20 financial facts that tell the story 2020
Craig Johnson uses 20 financial facts and figures to tell the story of 2020, a year quite unlike any other.
The Office for Budget Responsibility, the independent watchdog that keeps an eye on how much Chancellor Rishi Sunak is spending, has predicted that public sector borrowing could hit £372.2 billion in the current financial year as the UK government tackles the pandemic. So far, the Treasury has borrowed £208.5bn.
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More than 100 million meals were served during August under the UK government’s “Eat Out to Help Out” scheme, at a cost of £522 million to the taxpayer. A total of 130,000 claims were received from 84,700 restaurants, cafés and other businesses, with the Treasury estimating two million jobs were supported.
The limit for contactless payments was raised to £45 on 1 April to cut the length of time shoppers would need to spend at the till. When contactless was introduced in 2007, the limit stood at £10, before rising to £15 in 2010, £20 in 2012, and £30 in 2015.
Chancellor Rishi Sunak’s flagship furlough schemes – the coronavirus job retention scheme for employees, and the self-employed income support scheme – have so far cost taxpayers £47bn. The UK government has met the cost of these schemes by selling “gilts” or government bonds, which, in effect, are “I owe you” notes with added interest.
Research by credit card provider Visa found that 89 per cent of Britons shopped online during the initial national lockdown. The survey found 31 per cent of shoppers were buying items over the internet for the first time, with two-fifths shopping online more frequently and 74 per cent expecting to continue doing so.
Jim Harra, head of HM Revenue & Customs (HMRC), told MPs on the House of Commons’ Public Accounts Committee that up to £3.5bn may have been paid out in fraudulent or mistaken furlough claims. He said that HMRC was pursuing around 27,000 “high-risk” cases but won’t issue fines for mistaken claims.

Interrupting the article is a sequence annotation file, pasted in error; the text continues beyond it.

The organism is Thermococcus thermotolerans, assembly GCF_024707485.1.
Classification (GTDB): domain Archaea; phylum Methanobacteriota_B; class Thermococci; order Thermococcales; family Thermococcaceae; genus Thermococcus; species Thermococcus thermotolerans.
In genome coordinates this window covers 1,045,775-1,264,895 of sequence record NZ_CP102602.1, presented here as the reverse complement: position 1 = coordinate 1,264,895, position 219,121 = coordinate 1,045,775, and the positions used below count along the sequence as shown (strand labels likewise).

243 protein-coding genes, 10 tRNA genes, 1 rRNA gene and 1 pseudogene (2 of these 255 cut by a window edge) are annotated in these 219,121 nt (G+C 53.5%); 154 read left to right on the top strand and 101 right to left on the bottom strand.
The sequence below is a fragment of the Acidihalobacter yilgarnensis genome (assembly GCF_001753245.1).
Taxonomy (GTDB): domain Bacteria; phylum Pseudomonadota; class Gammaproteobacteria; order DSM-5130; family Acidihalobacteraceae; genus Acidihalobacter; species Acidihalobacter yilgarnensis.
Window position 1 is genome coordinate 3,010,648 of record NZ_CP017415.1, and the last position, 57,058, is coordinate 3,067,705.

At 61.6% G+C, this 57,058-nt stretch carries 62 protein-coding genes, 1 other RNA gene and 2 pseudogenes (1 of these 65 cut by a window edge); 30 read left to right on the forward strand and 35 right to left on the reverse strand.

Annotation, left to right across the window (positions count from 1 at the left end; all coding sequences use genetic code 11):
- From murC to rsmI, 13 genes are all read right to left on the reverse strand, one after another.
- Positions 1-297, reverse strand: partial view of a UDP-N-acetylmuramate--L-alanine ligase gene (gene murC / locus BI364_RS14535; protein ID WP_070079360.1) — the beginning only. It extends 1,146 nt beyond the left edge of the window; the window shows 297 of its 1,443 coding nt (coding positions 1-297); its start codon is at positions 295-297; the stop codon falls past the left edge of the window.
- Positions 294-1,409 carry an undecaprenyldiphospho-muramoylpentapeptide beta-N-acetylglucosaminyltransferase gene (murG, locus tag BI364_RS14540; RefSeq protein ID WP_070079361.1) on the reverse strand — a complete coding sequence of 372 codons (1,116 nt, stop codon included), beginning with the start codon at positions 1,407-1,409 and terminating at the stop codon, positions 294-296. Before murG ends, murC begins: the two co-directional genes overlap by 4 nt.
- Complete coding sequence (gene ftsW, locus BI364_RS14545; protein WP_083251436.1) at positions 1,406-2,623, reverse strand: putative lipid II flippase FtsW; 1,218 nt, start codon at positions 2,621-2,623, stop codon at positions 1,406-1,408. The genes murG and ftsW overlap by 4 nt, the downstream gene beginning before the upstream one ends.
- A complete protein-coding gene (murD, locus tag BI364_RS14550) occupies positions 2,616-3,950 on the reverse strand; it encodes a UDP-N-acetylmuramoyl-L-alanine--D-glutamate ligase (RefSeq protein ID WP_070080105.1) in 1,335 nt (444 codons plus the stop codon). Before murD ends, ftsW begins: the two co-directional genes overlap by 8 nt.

Figures from trade body UK Finance showed that 992,000 credit card payment deferrals were agreed between the start of April and the end of June. Three-month credit card payment deferrals were introduced at the beginning of April to help households struggling to balance their finances during the pandemic.
Companies have voluntarily paid back £215m of furlough money to the Treasury. More than 80,000 businesses decided that they didn’t need the cash after all and handed it back to the public purse. Firms that repaid furlough money included furniture chain Ikea, housebuilder Taylor Wimpey, and fashion website Asos.
Online sales peaked at 31.8 per cent of total retail sales in June, before declining slightly in July and August, according to the latest data from the Office for National Statistics. They are still 53 per cent higher than a year ago, with internet food shopping up 91.5 per cent year-on-year.
A total of 1.33 million businesses have been supported by UK government-backed coronavirus lending schemes, according to Treasury figures. More than 1.26 million bounce back loans have been issued, along with 66,600 companies taking out £15.5bn through the coronavirus business interruption loan scheme, and a further £3.8bn going to 566 firms under the coronavirus large business interruption loan scheme.